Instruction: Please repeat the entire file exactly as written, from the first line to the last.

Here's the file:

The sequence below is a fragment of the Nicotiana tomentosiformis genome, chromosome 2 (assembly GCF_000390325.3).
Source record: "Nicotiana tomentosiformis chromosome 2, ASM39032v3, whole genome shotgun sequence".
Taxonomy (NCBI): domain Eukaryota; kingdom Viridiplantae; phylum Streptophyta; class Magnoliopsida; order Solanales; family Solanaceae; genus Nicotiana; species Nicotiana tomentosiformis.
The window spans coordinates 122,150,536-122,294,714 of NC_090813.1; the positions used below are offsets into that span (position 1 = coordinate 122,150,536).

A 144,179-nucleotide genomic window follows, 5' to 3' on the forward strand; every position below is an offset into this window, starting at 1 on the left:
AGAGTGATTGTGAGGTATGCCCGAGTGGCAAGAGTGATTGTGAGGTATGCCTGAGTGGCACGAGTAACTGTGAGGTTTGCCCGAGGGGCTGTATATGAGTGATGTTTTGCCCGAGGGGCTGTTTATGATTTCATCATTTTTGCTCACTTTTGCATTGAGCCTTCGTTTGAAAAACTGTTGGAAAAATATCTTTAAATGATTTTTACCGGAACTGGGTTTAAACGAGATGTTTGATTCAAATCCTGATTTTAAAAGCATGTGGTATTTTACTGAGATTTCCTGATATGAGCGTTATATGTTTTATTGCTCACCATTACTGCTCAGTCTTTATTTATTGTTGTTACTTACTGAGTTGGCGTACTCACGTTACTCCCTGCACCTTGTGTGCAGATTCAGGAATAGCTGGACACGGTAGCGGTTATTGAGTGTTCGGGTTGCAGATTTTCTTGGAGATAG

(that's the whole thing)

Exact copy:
The sequence below is a fragment of the Nicotiana tomentosiformis genome, chromosome 2 (assembly GCF_000390325.3).
Source record: "Nicotiana tomentosiformis chromosome 2, ASM39032v3, whole genome shotgun sequence".
Taxonomy (NCBI): domain Eukaryota; kingdom Viridiplantae; phylum Streptophyta; class Magnoliopsida; order Solanales; family Solanaceae; genus Nicotiana; species Nicotiana tomentosiformis.
The window spans coordinates 122,150,536-122,294,714 of NC_090813.1; the positions used below are offsets into that span (position 1 = coordinate 122,150,536).

A 144,179-nucleotide genomic window follows, 5' to 3' on the forward strand; every position below is an offset into this window, starting at 1 on the left:
AGAGTGATTGTGAGGTATGCCCGAGTGGCAAGAGTGATTGTGAGGTATGCCTGAGTGGCACGAGTAACTGTGAGGTTTGCCCGAGGGGCTGTATATGAGTGATGTTTTGCCCGAGGGGCTGTTTATGATTTCATCATTTTTGCTCACTTTTGCATTGAGCCTTCGTTTGAAAAACTGTTGGAAAAATATCTTTAAATGATTTTTACCGGAACTGGGTTTAAACGAGATGTTTGATTCAAATCCTGATTTTAAAAGCATGTGGTATTTTACTGAGATTTCCTGATATGAGCGTTATATGTTTTATTGCTCACCATTACTGCTCAGTCTTTATTTATTGTTGTTACTTACTGAGTTGGCGTACTCACGTTACTCCCTGCACCTTGTGTGCAGATTCAGGAATAGCTGGACACGGTAGCGGTTATTGAGTGTTCGGGTTGCAGATTTTCTTGGAGATAG